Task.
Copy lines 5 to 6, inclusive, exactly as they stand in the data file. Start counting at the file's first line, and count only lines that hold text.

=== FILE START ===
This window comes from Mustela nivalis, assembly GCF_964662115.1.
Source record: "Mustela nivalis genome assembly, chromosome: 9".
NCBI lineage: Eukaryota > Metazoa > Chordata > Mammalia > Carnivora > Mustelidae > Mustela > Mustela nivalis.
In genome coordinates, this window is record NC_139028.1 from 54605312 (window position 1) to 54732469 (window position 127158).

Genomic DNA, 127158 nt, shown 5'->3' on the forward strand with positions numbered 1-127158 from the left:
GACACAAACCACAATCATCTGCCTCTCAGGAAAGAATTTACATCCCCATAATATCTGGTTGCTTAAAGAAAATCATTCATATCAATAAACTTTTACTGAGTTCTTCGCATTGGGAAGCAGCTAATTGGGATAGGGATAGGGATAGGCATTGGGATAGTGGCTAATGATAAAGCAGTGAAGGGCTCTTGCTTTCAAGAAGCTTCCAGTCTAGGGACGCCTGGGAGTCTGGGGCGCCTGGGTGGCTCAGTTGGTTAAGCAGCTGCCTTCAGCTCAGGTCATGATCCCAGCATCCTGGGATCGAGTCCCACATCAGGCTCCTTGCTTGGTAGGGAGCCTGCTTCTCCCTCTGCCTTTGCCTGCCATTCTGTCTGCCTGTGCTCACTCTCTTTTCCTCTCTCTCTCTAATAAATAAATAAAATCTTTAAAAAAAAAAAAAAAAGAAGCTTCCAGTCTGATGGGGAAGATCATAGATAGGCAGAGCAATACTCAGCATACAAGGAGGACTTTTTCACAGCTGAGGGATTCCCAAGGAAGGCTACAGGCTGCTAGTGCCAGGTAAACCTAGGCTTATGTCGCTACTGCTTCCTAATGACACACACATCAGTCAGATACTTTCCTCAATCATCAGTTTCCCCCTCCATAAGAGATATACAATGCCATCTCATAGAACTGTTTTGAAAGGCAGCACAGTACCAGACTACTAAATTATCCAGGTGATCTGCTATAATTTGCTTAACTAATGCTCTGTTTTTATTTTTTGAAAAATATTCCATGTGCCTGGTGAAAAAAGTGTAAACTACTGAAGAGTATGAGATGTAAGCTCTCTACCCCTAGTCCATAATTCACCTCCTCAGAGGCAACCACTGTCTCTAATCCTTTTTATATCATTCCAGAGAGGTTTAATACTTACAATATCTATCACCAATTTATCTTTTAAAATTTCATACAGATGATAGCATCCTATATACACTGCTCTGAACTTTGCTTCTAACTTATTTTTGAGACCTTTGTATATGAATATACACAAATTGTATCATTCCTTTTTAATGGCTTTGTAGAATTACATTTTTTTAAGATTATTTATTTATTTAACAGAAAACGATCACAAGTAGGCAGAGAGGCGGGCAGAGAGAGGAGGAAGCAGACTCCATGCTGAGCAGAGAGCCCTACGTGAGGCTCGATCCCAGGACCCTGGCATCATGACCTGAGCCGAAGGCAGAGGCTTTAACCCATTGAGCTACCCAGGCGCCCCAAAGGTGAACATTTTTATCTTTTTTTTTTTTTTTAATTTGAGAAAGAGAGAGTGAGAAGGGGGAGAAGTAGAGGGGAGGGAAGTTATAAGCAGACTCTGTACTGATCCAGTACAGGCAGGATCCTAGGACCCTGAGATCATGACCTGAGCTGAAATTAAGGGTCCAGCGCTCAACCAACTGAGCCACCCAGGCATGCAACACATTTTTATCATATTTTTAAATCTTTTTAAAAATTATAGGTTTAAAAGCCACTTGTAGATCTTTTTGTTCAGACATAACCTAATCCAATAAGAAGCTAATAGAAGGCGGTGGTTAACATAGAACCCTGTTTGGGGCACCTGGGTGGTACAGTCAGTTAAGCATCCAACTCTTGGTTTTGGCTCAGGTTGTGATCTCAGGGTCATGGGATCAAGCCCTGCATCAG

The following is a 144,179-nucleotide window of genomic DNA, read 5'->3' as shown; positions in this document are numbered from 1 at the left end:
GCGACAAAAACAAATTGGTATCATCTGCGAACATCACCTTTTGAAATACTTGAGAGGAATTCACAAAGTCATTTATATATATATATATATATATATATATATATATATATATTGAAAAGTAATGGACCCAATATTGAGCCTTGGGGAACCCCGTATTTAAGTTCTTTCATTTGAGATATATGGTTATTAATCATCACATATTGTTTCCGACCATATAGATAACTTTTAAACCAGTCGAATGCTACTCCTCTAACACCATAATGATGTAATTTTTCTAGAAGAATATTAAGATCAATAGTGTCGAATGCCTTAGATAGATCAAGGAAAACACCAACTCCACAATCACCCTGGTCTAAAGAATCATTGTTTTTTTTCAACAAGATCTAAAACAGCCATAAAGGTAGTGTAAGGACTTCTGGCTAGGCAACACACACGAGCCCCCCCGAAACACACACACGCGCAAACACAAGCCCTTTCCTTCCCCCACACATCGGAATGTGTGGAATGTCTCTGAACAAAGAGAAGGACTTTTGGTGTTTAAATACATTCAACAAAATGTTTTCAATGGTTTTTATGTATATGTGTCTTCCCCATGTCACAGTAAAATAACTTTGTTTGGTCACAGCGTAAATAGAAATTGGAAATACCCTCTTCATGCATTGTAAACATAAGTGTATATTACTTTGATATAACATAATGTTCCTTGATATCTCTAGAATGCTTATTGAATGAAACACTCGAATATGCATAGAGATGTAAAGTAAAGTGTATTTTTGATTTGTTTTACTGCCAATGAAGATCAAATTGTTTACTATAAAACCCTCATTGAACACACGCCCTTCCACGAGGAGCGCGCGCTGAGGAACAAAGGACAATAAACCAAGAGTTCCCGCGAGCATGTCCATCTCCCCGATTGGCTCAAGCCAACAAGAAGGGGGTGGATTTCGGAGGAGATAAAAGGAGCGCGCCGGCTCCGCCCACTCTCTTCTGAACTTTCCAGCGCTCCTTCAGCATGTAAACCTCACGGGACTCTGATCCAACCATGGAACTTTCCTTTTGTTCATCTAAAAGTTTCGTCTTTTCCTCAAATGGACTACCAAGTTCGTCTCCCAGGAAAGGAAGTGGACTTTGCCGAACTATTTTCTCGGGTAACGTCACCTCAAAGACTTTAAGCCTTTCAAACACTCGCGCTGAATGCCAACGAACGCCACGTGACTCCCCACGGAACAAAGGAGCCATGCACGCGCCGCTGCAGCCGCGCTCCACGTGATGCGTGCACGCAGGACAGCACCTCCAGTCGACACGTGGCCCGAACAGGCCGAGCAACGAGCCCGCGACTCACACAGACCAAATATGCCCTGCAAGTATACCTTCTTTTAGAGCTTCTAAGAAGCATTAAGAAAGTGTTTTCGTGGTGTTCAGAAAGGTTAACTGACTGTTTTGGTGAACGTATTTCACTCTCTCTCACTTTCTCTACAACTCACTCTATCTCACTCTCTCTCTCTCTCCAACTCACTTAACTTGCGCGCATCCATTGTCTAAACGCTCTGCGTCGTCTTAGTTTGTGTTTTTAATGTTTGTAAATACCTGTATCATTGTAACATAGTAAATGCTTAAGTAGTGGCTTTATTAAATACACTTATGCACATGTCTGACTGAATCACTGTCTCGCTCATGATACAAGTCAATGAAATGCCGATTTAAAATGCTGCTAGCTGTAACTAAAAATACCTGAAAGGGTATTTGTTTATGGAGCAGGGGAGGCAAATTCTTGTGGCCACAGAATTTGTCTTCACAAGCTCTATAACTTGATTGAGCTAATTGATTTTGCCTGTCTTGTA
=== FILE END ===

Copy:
Genomic DNA, 127158 nt, shown 5'->3' on the forward strand with positions numbered 1-127158 from the left:
GACACAAACCACAATCATCTGCCTCTCAGGAAAGAATTTACATCCCCATAATATCTGGTTGCTTAAAGAAAATCATTCATATCAATAAACTTTTACTGAGTTCTTCGCATTGGGAAGCAGCTAATTGGGATAGGGATAGGGATAGGCATTGGGATAGTGGCTAATGATAAAGCAGTGAAGGGCTCTTGCTTTCAAGAAGCTTCCAGTCTAGGGACGCCTGGGAGTCTGGGGCGCCTGGGTGGCTCAGTTGGTTAAGCAGCTGCCTTCAGCTCAGGTCATGATCCCAGCATCCTGGGATCGAGTCCCACATCAGGCTCCTTGCTTGGTAGGGAGCCTGCTTCTCCCTCTGCCTTTGCCTGCCATTCTGTCTGCCTGTGCTCACTCTCTTTTCCTCTCTCTCTCTAATAAATAAATAAAATCTTTAAAAAAAAAAAAAAAAGAAGCTTCCAGTCTGATGGGGAAGATCATAGATAGGCAGAGCAATACTCAGCATACAAGGAGGACTTTTTCACAGCTGAGGGATTCCCAAGGAAGGCTACAGGCTGCTAGTGCCAGGTAAACCTAGGCTTATGTCGCTACTGCTTCCTAATGACACACACATCAGTCAGATACTTTCCTCAATCATCAGTTTCCCCCTCCATAAGAGATATACAATGCCATCTCATAGAACTGTTTTGAAAGGCAGCACAGTACCAGACTACTAAATTATCCAGGTGATCTGCTATAATTTGCTTAACTAATGCTCTGTTTTTATTTTTTGAAAAATATTCCATGTGCCTGGTGAAAAAAGTGTAAACTACTGAAGAGTATGAGATGTAAGCTCTCTACCCCTAGTCCATAATTCACCTCCTCAGAGGCAACCACTGTCTCTAATCCTTTTTATATCATTCCAGAGAGGTTTAATACTTACAATATCTATCACCAATTTATCTTTTAAAATTTCATACAGATGATAGCATCCTATATACACTGCTCTGAACTTTGCTTCTAACTTATTTTTGAGACCTTTGTATATGAATATACACAAATTGTATCATTCCTTTTTAATGGCTTTGTAGAATTACATTTTTTTAAGATTATTTATTTATTTAACAGAAAACGATCACAAGTAGGCAGAGAGGCGGGCAGAGAGAGGAGGAAGCAGACTCCATGCTGAGCAGAGAGCCCTACGTGAGGCTCGATCCCAGGACCCTGGCATCATGACCTGAGCCGAAGGCAGAGGCTTTAACCCATTGAGCTACCCAGGCGCCCCAAAGGTGAACATTTTTATCTTTTTTTTTTTTTTTAATTTGAGAAAGAGAGAGTGAGAAGGGGGAGAAGTAGAGGGGAGGGAAGTTATAAGCAGACTCTGTACTGATCCAGTACAGGCAGGATCCTAGGACCCTGAGATCATGACCTGAGCTGAAATTAAGGGTCCAGCGCTCAACCAACTGAGCCACCCAGGCATGCAACACATTTTTATCATATTTTTAAATCTTTTTAAAAATTATAGGTTTAAAAGCCACTTGTAGATCTTTTTGTTCAGACATAACCTAATCCAATAAGAAGCTAATAGAAGGCGGTGGTTAACATAGAACCCTGTTTGGGGCACCTGGGTGGTACAGTCAGTTAAGCATCCAACTCTTGGTTTTGGCTCAGGTTGTGATCTCAGGGTCATGGGATCAAGCCCTGCATCAG